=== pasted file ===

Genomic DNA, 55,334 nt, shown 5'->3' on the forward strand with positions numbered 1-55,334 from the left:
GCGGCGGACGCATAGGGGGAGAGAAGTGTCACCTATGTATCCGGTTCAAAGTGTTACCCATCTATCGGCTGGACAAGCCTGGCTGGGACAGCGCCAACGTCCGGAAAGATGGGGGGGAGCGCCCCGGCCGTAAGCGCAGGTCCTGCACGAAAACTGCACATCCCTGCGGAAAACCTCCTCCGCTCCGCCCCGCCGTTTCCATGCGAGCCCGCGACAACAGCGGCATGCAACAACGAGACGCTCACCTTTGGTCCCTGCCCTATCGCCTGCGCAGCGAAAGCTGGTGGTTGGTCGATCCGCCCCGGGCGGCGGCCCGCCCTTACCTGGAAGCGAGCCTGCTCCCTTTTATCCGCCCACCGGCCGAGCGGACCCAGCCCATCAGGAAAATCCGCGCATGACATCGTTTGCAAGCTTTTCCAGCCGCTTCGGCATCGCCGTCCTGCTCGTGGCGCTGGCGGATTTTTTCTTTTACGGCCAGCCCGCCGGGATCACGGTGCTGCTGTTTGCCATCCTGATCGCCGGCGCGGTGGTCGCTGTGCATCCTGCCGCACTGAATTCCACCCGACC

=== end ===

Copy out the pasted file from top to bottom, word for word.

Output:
Genomic DNA, 55,334 nt, shown 5'->3' on the forward strand with positions numbered 1-55,334 from the left:
GCGGCGGACGCATAGGGGGAGAGAAGTGTCACCTATGTATCCGGTTCAAAGTGTTACCCATCTATCGGCTGGACAAGCCTGGCTGGGACAGCGCCAACGTCCGGAAAGATGGGGGGGAGCGCCCCGGCCGTAAGCGCAGGTCCTGCACGAAAACTGCACATCCCTGCGGAAAACCTCCTCCGCTCCGCCCCGCCGTTTCCATGCGAGCCCGCGACAACAGCGGCATGCAACAACGAGACGCTCACCTTTGGTCCCTGCCCTATCGCCTGCGCAGCGAAAGCTGGTGGTTGGTCGATCCGCCCCGGGCGGCGGCCCGCCCTTACCTGGAAGCGAGCCTGCTCCCTTTTATCCGCCCACCGGCCGAGCGGACCCAGCCCATCAGGAAAATCCGCGCATGACATCGTTTGCAAGCTTTTCCAGCCGCTTCGGCATCGCCGTCCTGCTCGTGGCGCTGGCGGATTTTTTCTTTTACGGCCAGCCCGCCGGGATCACGGTGCTGCTGTTTGCCATCCTGATCGCCGGCGCGGTGGTCGCTGTGCATCCTGCCGCACTGAATTCCACCCGACC